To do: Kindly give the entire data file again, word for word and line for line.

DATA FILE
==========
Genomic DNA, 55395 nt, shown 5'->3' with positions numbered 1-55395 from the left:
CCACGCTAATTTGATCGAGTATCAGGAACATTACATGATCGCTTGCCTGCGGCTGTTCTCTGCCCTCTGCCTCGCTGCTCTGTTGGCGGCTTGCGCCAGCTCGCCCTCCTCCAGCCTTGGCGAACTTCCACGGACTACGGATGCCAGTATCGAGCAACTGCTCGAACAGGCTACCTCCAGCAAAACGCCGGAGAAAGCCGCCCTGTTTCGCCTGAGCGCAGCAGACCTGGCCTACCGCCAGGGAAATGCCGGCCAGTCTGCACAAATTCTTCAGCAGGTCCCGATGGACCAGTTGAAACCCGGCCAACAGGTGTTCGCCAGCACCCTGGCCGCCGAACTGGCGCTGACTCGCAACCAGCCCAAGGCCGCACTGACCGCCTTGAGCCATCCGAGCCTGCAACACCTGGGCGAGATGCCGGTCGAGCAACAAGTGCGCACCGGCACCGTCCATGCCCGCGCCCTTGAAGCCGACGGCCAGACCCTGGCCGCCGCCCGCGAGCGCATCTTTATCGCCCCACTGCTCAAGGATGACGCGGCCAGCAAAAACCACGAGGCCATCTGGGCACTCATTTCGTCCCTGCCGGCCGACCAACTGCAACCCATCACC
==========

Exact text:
Genomic DNA, 55395 nt, shown 5'->3' with positions numbered 1-55395 from the left:
CCACGCTAATTTGATCGAGTATCAGGAACATTACATGATCGCTTGCCTGCGGCTGTTCTCTGCCCTCTGCCTCGCTGCTCTGTTGGCGGCTTGCGCCAGCTCGCCCTCCTCCAGCCTTGGCGAACTTCCACGGACTACGGATGCCAGTATCGAGCAACTGCTCGAACAGGCTACCTCCAGCAAAACGCCGGAGAAAGCCGCCCTGTTTCGCCTGAGCGCAGCAGACCTGGCCTACCGCCAGGGAAATGCCGGCCAGTCTGCACAAATTCTTCAGCAGGTCCCGATGGACCAGTTGAAACCCGGCCAACAGGTGTTCGCCAGCACCCTGGCCGCCGAACTGGCGCTGACTCGCAACCAGCCCAAGGCCGCACTGACCGCCTTGAGCCATCCGAGCCTGCAACACCTGGGCGAGATGCCGGTCGAGCAACAAGTGCGCACCGGCACCGTCCATGCCCGCGCCCTTGAAGCCGACGGCCAGACCCTGGCCGCCGCCCGCGAGCGCATCTTTATCGCCCCACTGCTCAAGGATGACGCGGCCAGCAAAAACCACGAGGCCATCTGGGCACTCATTTCGTCCCTGCCGGCCGACCAACTGCAACCCATCACC